Podcast Series with Leigh O’Neill: Building better small businesses




Leigh O’Neill: Welcome to our podcast series Building Better Small Businesses, and today I’m privileged to be joined by Hugo Davidson – designer, innovator and founder of Knog.

Hugo Davidson: Hi, Leigh. Thanks for having me.

O’Neill: Hugo, I wonder if you could start by telling us a bit about the company.

Davidson: Background in industrial design and developing and consulting for a whole range of other companies. And understanding, really, the sort of products that they needed meant that we really got to a point where we needed to do, or we wanted to do that ourselves, so we wanted to take a lot of the learning that we’d had in manufacturing products and apply that in a very, very simple industry. So we chose the bike industry predominantly because it was not as competitive back then as it is today. It was full of generic Chinese products and we could see a niche where we could actually make a difference. So difference really can be considered as a level of innovation, I suppose. So we applied what we knew best, which was really a design philosophy, to this particular category of products and really, it meant that when we got…started releasing these products into the market that everyone looked at them and said that these aren’t typical of what we see in the industry. These are actually quite unique. And it was because we weren’t… We didn’t basically come from a biking background. We came from a design background.

O’Neill: So, Hugo, I think you’ve just struck on something really interesting there, which is when we talk about innovation, I think we often think of technology. It doesn’t sound to me like innovation, to you, means just technology.

Davidson: No, I mean, innovation, for us, is about creativity. It’s about making sure that the creativity can be applied effectively. So that can really be suitable for any aspect of the product development life cycle. So you need to be creative in the way that you can see the products, that you identify the categories and the differences. You need to be able to implement those strategies and actually put them in. And innovation can actually even be in the way you implement. You’re going to manufacture them locally or elsewhere. The distribution channel, the logistics. They are all aspects of what we try to approach, we try to deal with differently.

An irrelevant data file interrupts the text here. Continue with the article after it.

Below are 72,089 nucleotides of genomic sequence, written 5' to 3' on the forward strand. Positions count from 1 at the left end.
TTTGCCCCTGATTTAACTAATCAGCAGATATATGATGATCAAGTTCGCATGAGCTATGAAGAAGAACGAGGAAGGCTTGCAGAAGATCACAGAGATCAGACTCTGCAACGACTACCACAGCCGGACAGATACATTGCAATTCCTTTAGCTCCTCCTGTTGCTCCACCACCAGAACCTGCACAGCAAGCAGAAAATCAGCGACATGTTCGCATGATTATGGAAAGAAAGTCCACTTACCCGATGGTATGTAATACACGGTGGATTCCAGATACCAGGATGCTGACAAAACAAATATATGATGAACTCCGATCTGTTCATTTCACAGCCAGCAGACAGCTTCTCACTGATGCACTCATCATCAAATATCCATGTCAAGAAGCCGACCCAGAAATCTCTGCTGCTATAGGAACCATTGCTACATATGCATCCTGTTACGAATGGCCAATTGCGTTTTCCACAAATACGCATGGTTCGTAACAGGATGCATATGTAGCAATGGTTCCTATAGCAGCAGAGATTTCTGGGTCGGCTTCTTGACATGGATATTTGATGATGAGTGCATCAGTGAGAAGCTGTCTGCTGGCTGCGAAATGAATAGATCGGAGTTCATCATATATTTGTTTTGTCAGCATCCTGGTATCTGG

O’Neill: So can you maybe just give us and our listeners some context around creativity and innovation and putting into practice in a ‘building a business’ concept?

Davidson: Sure.

O’Neill: Because I think that’s sometimes a challenge for us, to think how creativity is translated into business outcomes.

Davidson: So one of our most successful products, which was developed, was a very, very simple bicycle light and it was basically a product that we called the Frog and it would have been developed 10 years ago. So at that point in time, we were developing a range of other products for a different company in a different category that was using silicon. Flexible silicons. And so we took the technology and the material technology and we applied that to a product that we were developing ourselves and came up with a very, very simple product which was completely unique. That, in itself, developed – with that, there was a whole range of branding and naming requirements that were considered. The overall approach meant that it became very successful. I think at this point we’ve probably sold over 3.5 million units of that particular product. And the sole, I suppose, significance of that material change spurred what other people would have seen as a unique for innovative approach to what is a very, very simple product. That gave us a point of difference in the market. It meant that when people were looking… Consumers were coming along and looking at our product versus the competition, it was an easy choice because there was something that was new. It was something that was fresh and they hadn’t seen it before. So it was all those aspects as far as the design process, the material choice in a category of products which people wouldn’t expect innovation. They wouldn’t expect to see significant difference.

O’Neill: So I think I’m hearing a really great story about creativity in the design of the product, and then I’m hearing a story of “we started 10 years ago and now 3.5 million”, which is pretty amazing number to have sold. Not necessarily an overnight success. I wonder if you can give me some context of who the “we” might have been to start with and how you’ve become so… How you start from being small to become inevitably quite big.

Davidson: We… Well, within our business we… Certainly there was a business partner. Malcolm McKechnie and myself. And we had a small team of people who were basically designers. We knew nothing about logistics. We knew nothing about supply chain management or distributors or the bike industry at all, actually, and we just wanted to develop products for ourselves, rather than for other people. So we wanted to move from consulting. And in doing that, we then looked at a whole range of opportunities that were there. So we looked at different categories of products and we were thinking about everything from sex toys to baby products. And in doing that, we would try to find a niche that there was… There was no… You know, we had an opportunity to really grow. One of the guys who worked for us actually had worked in the bike store for many, many years and said, “This is a category product which just doesn’t have any innovation. It’s always the same.” And so we left the sex toys on the living room floor…